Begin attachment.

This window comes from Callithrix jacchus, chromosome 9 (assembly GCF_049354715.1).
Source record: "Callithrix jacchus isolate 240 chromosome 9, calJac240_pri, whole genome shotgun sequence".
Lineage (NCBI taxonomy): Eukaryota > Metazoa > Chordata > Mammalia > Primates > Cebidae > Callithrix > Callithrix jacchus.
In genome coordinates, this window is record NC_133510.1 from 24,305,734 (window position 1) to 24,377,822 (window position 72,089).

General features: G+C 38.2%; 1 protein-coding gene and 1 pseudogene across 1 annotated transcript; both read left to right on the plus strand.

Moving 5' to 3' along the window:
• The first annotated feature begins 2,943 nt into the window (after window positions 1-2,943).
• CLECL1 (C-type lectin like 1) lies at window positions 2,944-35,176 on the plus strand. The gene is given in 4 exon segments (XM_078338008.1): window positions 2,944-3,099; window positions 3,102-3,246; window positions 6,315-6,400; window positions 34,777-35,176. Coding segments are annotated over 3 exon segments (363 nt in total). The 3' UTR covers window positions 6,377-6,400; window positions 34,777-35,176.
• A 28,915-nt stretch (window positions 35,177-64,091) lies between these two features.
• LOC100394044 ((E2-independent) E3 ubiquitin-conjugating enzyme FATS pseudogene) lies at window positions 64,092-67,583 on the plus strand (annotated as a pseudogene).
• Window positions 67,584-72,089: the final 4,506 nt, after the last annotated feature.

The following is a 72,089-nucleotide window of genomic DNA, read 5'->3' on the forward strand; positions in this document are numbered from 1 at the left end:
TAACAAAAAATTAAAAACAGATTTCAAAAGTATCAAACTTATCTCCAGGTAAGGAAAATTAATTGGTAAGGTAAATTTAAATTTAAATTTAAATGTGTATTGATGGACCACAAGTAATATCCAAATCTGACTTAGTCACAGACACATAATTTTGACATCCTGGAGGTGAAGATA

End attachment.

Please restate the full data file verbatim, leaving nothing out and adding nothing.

This window comes from Callithrix jacchus, chromosome 9 (assembly GCF_049354715.1).
Source record: "Callithrix jacchus isolate 240 chromosome 9, calJac240_pri, whole genome shotgun sequence".
Lineage (NCBI taxonomy): Eukaryota > Metazoa > Chordata > Mammalia > Primates > Cebidae > Callithrix > Callithrix jacchus.
In genome coordinates, this window is record NC_133510.1 from 24,305,734 (window position 1) to 24,377,822 (window position 72,089).

General features: G+C 38.2%; 1 protein-coding gene and 1 pseudogene across 1 annotated transcript; both read left to right on the plus strand.

Moving 5' to 3' along the window:
• The first annotated feature begins 2,943 nt into the window (after window positions 1-2,943).
• CLECL1 (C-type lectin like 1) lies at window positions 2,944-35,176 on the plus strand. The gene is given in 4 exon segments (XM_078338008.1): window positions 2,944-3,099; window positions 3,102-3,246; window positions 6,315-6,400; window positions 34,777-35,176. Coding segments are annotated over 3 exon segments (363 nt in total). The 3' UTR covers window positions 6,377-6,400; window positions 34,777-35,176.
• A 28,915-nt stretch (window positions 35,177-64,091) lies between these two features.
• LOC100394044 ((E2-independent) E3 ubiquitin-conjugating enzyme FATS pseudogene) lies at window positions 64,092-67,583 on the plus strand (annotated as a pseudogene).
• Window positions 67,584-72,089: the final 4,506 nt, after the last annotated feature.

The following is a 72,089-nucleotide window of genomic DNA, read 5'->3' on the forward strand; positions in this document are numbered from 1 at the left end:
TAACAAAAAATTAAAAACAGATTTCAAAAGTATCAAACTTATCTCCAGGTAAGGAAAATTAATTGGTAAGGTAAATTTAAATTTAAATTTAAATGTGTATTGATGGACCACAAGTAATATCCAAATCTGACTTAGTCACAGACACATAATTTTGACATCCTGGAGGTGAAGATA